COMMENT Supply and demand inequality at heart of property boom

COMMENT Supply and demand inequality at heart of property boom

Kunal Sawhney, CEO of the Kalkine Group, explores how the needle is moving on the UK property market amid demand-supply dynamics.

The UK property market has been running hot since the start of 2021. The house prices are hitting record highs as property supply struggles to match the ever-growing demand. The continuing relaxation of lockdown restrictions and pandemic-driven work and lifestyle changes appear to be fueling the demand for properties amid the supply constraints.

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With several buyers rushing to beat the stamp duty holiday deadline and people reassessing their domestic set-up in the pandemic, the demand for additional property space is coming to the fore. At the same time, factors such as flexible working arrangements and the return of small-deposit mortgages in the market seem to be unfurling new opportunities for property owners to shift to a further-flung location.

Is there a bubble-like scenario in the housing market?

The UK appears to be on the verge of its biggest property boom seen in decades as house prices continue to swing upwards. The latest data from Halifax suggests that the country’s house prices rose at their fastest pace in five years in April 2021, ahead of a stamp duty holiday deadline.

The signs of property boom are evident across each segment of the housing market, with agents asking for final and best offers well beyond the asking price; buyers breaking in offers without even visiting the property they are planning to buy; and lenders offering cheaper home-loan rates to compensate for spiralling prices. All in all, a frenzy of activity in the property market is driving housing prices to record high levels, with elevated buyers’ demand meeting the record shortage of properties for sale.

At a time when the property market is up and running again, risk lingers that the ongoing runaway in housing prices can fuel a property bubble. Some fear that this property bubble can entrench serious inequalities between renters and homeowners, and rich and poor while squeezing first-time buyers out of the market.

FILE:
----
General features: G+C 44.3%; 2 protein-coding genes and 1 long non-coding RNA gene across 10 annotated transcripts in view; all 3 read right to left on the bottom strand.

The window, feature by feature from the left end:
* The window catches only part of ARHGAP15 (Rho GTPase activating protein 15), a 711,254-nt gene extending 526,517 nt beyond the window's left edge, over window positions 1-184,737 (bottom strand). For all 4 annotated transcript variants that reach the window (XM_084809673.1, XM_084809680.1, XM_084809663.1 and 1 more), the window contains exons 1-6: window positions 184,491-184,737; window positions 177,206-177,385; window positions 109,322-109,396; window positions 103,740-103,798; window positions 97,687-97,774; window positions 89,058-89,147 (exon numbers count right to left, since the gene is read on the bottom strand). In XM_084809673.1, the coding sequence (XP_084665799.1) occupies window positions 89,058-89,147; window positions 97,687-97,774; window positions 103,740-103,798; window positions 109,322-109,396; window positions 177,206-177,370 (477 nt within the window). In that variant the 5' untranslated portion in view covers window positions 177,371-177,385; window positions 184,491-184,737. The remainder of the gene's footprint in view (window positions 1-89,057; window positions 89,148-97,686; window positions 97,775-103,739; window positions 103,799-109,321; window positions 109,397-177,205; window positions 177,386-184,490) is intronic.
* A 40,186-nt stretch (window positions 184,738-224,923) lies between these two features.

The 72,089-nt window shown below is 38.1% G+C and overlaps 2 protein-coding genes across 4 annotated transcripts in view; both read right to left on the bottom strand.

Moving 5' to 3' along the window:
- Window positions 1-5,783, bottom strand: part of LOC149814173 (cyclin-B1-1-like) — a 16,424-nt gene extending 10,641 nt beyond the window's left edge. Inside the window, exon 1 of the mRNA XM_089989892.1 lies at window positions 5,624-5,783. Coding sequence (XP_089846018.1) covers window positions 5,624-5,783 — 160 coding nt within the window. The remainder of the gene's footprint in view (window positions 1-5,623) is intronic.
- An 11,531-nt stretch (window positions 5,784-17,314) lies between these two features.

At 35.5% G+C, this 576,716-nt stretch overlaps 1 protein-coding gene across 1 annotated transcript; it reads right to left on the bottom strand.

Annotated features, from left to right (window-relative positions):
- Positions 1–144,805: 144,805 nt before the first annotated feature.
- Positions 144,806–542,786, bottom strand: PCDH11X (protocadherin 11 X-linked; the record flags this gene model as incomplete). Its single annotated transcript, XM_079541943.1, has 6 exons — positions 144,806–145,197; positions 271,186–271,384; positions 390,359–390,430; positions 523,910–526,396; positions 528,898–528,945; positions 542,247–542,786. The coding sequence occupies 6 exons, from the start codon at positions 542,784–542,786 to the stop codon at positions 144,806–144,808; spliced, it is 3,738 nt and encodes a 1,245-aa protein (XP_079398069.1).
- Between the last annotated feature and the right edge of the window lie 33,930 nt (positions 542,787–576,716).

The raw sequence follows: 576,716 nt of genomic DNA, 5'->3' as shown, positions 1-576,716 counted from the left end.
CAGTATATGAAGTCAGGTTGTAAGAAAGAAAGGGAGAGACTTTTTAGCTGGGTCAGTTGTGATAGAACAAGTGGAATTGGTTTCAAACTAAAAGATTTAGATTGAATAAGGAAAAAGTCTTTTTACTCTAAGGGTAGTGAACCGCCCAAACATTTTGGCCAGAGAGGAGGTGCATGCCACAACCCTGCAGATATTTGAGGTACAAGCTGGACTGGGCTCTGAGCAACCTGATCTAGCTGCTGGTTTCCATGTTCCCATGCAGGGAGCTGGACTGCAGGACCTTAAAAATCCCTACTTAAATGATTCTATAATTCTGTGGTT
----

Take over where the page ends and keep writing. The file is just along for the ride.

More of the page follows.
However, the current scenario does not appear to be pointing towards a housing bubble as the fundamentals underpinning the property market are improving along with house prices. The situation seems different from the property bubble, wherein house prices inflate above fundamentals.

What lies ahead for the property market?

The deepening demand-supply imbalance is expected to retain house price growth in the near term. The property market temperature may rise in the coming months as more businesses open up following the lifting of restrictions and vaccine roll-out accelerates. However, the market fundamentals deserve closer attention in the mid-to long term once the support schemes end.

The potential withdrawal of the stamp duty holiday and other measures introduced by the government to support households in the COVID-19 era can emerge as a reality check for the property market. Once the government support is withdrawn, the market may experience a slump in buyers’ demand that can push the average house price down across the country. Besides, one cannot neglect that the end of coronavirus support can also free up some supply in the property market, potentially reducing the demand-supply gap.

Overall, the demand-supply equation will determine whether the property prices head northward or edge towards the south, with multiple factors discerning the equilibrium.

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